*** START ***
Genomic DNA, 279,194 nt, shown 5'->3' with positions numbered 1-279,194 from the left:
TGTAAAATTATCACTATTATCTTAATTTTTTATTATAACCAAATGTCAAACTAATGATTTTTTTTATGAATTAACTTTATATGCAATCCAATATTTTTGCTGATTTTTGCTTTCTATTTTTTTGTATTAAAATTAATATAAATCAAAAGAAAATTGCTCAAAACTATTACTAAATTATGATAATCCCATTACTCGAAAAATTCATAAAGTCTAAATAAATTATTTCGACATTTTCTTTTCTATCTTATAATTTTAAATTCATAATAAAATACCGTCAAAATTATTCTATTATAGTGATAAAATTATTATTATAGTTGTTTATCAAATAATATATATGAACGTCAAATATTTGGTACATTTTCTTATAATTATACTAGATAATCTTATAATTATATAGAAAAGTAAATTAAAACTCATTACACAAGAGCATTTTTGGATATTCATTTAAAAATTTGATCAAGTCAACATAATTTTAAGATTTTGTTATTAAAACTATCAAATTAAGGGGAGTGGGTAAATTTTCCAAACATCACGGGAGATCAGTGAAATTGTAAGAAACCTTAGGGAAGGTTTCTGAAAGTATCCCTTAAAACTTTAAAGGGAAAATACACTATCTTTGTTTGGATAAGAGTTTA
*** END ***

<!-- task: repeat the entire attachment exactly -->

Genomic DNA, 279,194 nt, shown 5'->3' with positions numbered 1-279,194 from the left:
TGTAAAATTATCACTATTATCTTAATTTTTTATTATAACCAAATGTCAAACTAATGATTTTTTTTATGAATTAACTTTATATGCAATCCAATATTTTTGCTGATTTTTGCTTTCTATTTTTTTGTATTAAAATTAATATAAATCAAAAGAAAATTGCTCAAAACTATTACTAAATTATGATAATCCCATTACTCGAAAAATTCATAAAGTCTAAATAAATTATTTCGACATTTTCTTTTCTATCTTATAATTTTAAATTCATAATAAAATACCGTCAAAATTATTCTATTATAGTGATAAAATTATTATTATAGTTGTTTATCAAATAATATATATGAACGTCAAATATTTGGTACATTTTCTTATAATTATACTAGATAATCTTATAATTATATAGAAAAGTAAATTAAAACTCATTACACAAGAGCATTTTTGGATATTCATTTAAAAATTTGATCAAGTCAACATAATTTTAAGATTTTGTTATTAAAACTATCAAATTAAGGGGAGTGGGTAAATTTTCCAAACATCACGGGAGATCAGTGAAATTGTAAGAAACCTTAGGGAAGGTTTCTGAAAGTATCCCTTAAAACTTTAAAGGGAAAATACACTATCTTTGTTTGGATAAGAGTTTA